Historic Sheet Music Collection

Authors

Irving Berlin

Document Type

Score

Publication Date

1918

Comments

Oh! How I Hate To Get Up In The Morning

By Irving Berlin

New York: Waterson, Berlin & Snyder Co. (1918)

Some of these resources may contain offensive language or negative stereotypes. Such materials should be seen in the context of the time period and as a reflection of attitudes of the time. The items are part of the historical record, and do not represent the views of the library or the institution.

Lyrics:

[Verse 1]
The other day I chanced to meet a soldier friend of mine,
He’d been in camp for sev’ral weeks and he was looking fine,
His muscles had developed and his cheeks were rosy red,
I asked him how he liked the life,
And this is what he said:

[Chorus]
“Oh! how I hate to get up in the morning,
Oh! How I’d love to remain in bed;
For the hardest blow of all,
is to hear the bugler call;
You’ve got to get up,
You’ve got to get up,
You’ve got to get up this morning!

Someday I’m going to murder the bugler,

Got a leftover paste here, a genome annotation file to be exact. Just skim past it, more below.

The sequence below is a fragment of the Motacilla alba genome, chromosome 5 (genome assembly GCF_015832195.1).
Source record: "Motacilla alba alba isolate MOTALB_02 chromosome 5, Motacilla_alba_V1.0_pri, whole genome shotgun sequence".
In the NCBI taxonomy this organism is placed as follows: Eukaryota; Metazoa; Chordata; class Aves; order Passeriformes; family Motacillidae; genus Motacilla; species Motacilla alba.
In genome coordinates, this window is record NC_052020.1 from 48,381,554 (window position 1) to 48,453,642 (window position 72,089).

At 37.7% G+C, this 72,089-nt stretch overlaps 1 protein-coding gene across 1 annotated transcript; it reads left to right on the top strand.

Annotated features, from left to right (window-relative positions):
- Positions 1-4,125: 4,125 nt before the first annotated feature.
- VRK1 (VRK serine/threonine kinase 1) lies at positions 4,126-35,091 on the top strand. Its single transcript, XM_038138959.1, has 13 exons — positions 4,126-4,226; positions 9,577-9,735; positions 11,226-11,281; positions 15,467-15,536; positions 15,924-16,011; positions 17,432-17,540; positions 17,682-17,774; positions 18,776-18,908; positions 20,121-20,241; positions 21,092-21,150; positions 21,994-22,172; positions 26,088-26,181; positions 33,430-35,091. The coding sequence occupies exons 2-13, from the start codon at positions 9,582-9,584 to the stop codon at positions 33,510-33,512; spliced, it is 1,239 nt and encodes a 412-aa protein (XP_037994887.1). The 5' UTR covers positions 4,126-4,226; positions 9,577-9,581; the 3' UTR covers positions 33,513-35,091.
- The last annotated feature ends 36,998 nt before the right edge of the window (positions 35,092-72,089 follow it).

Someday they’re going to find him dead;
I’ll amputate his reveille,
and step upon it heavily,

And spend, the rest of my life in bed.

[Verse 2]
A bugler in the army is the luckiest of men,
he wakes the boys at five and then goes back to bed again;
He doesn’t have to blow again until the afternoon,
If ev’ry thing goes well with me I’ll be a bugler soon.

[Chorus]
“Oh! how I hate to get up in the morning,
Oh! How I’d love to remain in bed;
For the hardest blow of all, is to hear the bugler call;
You’ve got to get up,
You’ve got to get up,
You’ve got to get up this morning!

Oh! boy the minute the battle is over,
Oh! boy the minute the foe is dead,
I’ll put my uniform away and move to Philadelphia,

And spend the rest of my life in bed.

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The views expressed in this paper are solely those of the author.